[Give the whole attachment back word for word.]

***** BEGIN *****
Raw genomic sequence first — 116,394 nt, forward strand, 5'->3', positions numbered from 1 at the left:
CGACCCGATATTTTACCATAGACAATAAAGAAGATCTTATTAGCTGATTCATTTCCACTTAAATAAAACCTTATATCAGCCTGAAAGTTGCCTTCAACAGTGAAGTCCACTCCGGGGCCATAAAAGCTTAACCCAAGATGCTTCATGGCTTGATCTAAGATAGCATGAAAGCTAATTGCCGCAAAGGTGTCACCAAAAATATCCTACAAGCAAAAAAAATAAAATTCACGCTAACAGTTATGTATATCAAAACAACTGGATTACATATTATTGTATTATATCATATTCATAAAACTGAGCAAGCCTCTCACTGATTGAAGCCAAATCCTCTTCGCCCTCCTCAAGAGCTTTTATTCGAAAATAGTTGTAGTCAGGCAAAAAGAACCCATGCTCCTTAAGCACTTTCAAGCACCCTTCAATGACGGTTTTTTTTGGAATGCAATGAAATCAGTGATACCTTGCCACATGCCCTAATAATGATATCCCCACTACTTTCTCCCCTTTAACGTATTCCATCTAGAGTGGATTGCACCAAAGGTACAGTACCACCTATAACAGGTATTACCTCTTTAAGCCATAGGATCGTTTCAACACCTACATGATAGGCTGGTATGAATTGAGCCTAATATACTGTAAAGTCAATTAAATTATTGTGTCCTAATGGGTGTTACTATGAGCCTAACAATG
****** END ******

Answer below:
Raw genomic sequence first — 116,394 nt, forward strand, 5'->3', positions numbered from 1 at the left:
CGACCCGATATTTTACCATAGACAATAAAGAAGATCTTATTAGCTGATTCATTTCCACTTAAATAAAACCTTATATCAGCCTGAAAGTTGCCTTCAACAGTGAAGTCCACTCCGGGGCCATAAAAGCTTAACCCAAGATGCTTCATGGCTTGATCTAAGATAGCATGAAAGCTAATTGCCGCAAAGGTGTCACCAAAAATATCCTACAAGCAAAAAAAATAAAATTCACGCTAACAGTTATGTATATCAAAACAACTGGATTACATATTATTGTATTATATCATATTCATAAAACTGAGCAAGCCTCTCACTGATTGAAGCCAAATCCTCTTCGCCCTCCTCAAGAGCTTTTATTCGAAAATAGTTGTAGTCAGGCAAAAAGAACCCATGCTCCTTAAGCACTTTCAAGCACCCTTCAATGACGGTTTTTTTTGGAATGCAATGAAATCAGTGATACCTTGCCACATGCCCTAATAATGATATCCCCACTACTTTCTCCCCTTTAACGTATTCCATCTAGAGTGGATTGCACCAAAGGTACAGTACCACCTATAACAGGTATTACCTCTTTAAGCCATAGGATCGTTTCAACACCTACATGATAGGCTGGTATGAATTGAGCCTAATATACTGTAAAGTCAATTAAATTATTGTGTCCTAATGGGTGTTACTATGAGCCTAACAATG